Nav: Home

Intestinal bacteria influence food allergies

September 07, 2016

Countless microorganisms live in the intestinal tract. Researchers at the Technical University of Munich (TUM) have been able to demonstrate that intestinal bacteria also play a role in determining the strength of anaphylactic reactions to food allergens. The scientists present their results at the annual convention of the European Society for Dermatological Research (ESDR), which is hosted by and at TUM this year.

The human microbiota -- the entirety of bacteria which live e.g. on the skin or in the intestinal tract -- has a complex influence on health. A team led by Prof. Tilo Biedermann, the director of the Clinic for Dermatology and Allergology at Rechts der Isar Hospital, examined the role microbiota plays in the digestive system in the case of food allergies.

The gut flora and the various elements of the immune system are closely interwoven and mutually influence each other. During its investigations, the team of researchers at TUM focused on a protein called NOD2. This receptor of the immune system is able to "recognize" intestinal bacteria -- or more precisely, the main component of their cell wall -- and initiate numerous complex processes. The scientists investigated the effects that occurred when this recognition receptor is absent.

A fundamentally changed immune reaction

Tilo Biedermann and his colleagues were able to demonstrate that when NOD2 was absent, the body's immune reaction changed fundamentally. Instead of cells such as regulatory T cells, which suppress an activation of the immune system, a greater number of what are called Th2 helper cells are formed.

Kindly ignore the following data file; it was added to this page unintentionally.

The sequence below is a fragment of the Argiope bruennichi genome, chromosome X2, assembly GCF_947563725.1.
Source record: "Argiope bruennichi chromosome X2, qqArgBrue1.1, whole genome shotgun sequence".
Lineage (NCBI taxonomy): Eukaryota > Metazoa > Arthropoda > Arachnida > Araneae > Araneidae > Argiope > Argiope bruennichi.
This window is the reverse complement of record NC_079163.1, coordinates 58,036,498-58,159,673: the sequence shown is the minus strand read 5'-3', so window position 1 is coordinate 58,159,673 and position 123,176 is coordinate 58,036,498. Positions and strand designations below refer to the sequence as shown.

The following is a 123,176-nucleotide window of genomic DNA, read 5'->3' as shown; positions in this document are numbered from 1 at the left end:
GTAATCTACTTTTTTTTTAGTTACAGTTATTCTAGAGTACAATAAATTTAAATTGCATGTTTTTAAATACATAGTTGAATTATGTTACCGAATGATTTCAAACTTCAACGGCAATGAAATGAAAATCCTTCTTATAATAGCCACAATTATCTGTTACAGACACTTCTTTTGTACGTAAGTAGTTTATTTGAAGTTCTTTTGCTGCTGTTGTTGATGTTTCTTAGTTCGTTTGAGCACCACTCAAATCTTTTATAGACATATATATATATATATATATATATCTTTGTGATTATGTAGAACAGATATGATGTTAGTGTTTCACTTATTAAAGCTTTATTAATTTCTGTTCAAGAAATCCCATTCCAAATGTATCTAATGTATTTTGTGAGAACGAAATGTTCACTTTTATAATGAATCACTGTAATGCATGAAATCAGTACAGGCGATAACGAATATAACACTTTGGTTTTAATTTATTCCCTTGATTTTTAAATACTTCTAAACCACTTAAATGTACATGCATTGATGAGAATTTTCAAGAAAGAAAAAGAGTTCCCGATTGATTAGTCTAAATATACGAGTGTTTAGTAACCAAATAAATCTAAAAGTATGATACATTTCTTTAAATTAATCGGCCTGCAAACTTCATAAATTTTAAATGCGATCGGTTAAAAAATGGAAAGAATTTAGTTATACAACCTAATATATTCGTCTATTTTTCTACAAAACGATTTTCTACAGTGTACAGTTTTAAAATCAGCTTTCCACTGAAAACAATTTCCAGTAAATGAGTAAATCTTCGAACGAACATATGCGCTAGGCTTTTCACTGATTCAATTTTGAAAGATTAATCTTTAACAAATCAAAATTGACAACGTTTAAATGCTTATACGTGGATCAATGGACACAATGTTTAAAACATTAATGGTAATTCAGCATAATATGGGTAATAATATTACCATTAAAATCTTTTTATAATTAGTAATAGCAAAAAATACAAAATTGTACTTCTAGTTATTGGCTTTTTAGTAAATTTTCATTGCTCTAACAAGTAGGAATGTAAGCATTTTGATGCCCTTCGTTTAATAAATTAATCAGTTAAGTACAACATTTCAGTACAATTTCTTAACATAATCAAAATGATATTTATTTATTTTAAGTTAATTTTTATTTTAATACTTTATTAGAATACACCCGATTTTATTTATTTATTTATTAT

These cells cause a larger number of the antibody immunoglobulin E (or IgE for short) to be produced. In persons suffering from food allergies, the IgE in the body has been "trained" for the corresponding allergens, and stimulates distinct cells to trigger an allergic reaction when it detects the allergen in the intestine, for example. The greater the amount of IgE, the stronger the allergic reaction.

Accordingly, the scientists observed particularly serious allergic reactions in mouse models when NOD2 was absent. The composition of the intestinal microbiota of these animals had also changed. Another aspect of the study demonstrates the true complexity of the interactions between microbiota and the immune system: When the composition of the intestinal bacteria was re-normalized, serious allergic reactions could be prevented even when NOD2 was absent.

Harmless bacteria as a new therapeutic approach

"This relationship between intestinal flora and the production of antibodies opens up new therapeutic approaches for patients whose microbiota is altered", says Tilo Biedermann. "For example, if it is possible to encourage harmless bacteria to colonize the intestines, this would also reduce the body's reaction to allergens."

So far, the findings have not yet been published. The scientists will be presenting them on Thursday, September 8 at the main plenary session of the 46th annual convention of the European Society for Dermatological Research (ESDR). 1200 researchers will be traveling to Munich to attend the annual convention. This year's host and organizer is TUM. The topic "Microbiomes and Allergies" is one of the focal points of the convention. Prior to that, on Wednesday, September 7, Dr. Thomas Volz, a dermatologist at TUM, will be heading a symposium on skin bacteria titled "You'll never walk alone".
-end-
Abstract:

T. Volz, F. Wölbing, F. Regler, S. Kaesler, T. Biedermann. „NOD2 Signalling critically influences sensitization to orally ingested allergens". Journal of Investigative Dermatology 136:9 (2016). S. 201.

Technical University of Munich (TUM)

Related Immune System Articles:

Immune system upgrade
Theoretically, our immune system could detect and kill cancer cells.